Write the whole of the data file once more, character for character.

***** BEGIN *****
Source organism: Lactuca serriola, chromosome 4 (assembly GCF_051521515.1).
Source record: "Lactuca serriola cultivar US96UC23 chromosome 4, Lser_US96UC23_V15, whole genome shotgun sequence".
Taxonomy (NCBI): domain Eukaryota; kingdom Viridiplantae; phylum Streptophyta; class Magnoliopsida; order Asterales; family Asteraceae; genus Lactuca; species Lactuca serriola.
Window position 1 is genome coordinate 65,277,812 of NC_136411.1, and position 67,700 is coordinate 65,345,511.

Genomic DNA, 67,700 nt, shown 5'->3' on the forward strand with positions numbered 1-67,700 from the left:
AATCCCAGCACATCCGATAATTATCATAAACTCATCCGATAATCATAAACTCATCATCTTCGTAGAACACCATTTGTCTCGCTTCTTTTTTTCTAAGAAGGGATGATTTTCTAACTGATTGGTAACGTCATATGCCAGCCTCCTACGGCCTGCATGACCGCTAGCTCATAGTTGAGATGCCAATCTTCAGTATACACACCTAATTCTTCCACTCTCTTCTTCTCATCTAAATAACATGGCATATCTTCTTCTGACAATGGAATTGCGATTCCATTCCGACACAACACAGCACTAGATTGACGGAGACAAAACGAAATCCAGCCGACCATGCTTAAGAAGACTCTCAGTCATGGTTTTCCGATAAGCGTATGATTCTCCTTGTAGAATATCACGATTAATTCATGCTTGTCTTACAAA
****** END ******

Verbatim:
Source organism: Lactuca serriola, chromosome 4 (assembly GCF_051521515.1).
Source record: "Lactuca serriola cultivar US96UC23 chromosome 4, Lser_US96UC23_V15, whole genome shotgun sequence".
Taxonomy (NCBI): domain Eukaryota; kingdom Viridiplantae; phylum Streptophyta; class Magnoliopsida; order Asterales; family Asteraceae; genus Lactuca; species Lactuca serriola.
Window position 1 is genome coordinate 65,277,812 of NC_136411.1, and position 67,700 is coordinate 65,345,511.

Genomic DNA, 67,700 nt, shown 5'->3' on the forward strand with positions numbered 1-67,700 from the left:
AATCCCAGCACATCCGATAATTATCATAAACTCATCCGATAATCATAAACTCATCATCTTCGTAGAACACCATTTGTCTCGCTTCTTTTTTTCTAAGAAGGGATGATTTTCTAACTGATTGGTAACGTCATATGCCAGCCTCCTACGGCCTGCATGACCGCTAGCTCATAGTTGAGATGCCAATCTTCAGTATACACACCTAATTCTTCCACTCTCTTCTTCTCATCTAAATAACATGGCATATCTTCTTCTGACAATGGAATTGCGATTCCATTCCGACACAACACAGCACTAGATTGACGGAGACAAAACGAAATCCAGCCGACCATGCTTAAGAAGACTCTCAGTCATGGTTTTCCGATAAGCGTATGATTCTCCTTGTAGAATATCACGATTAATTCATGCTTGTCTTACAAA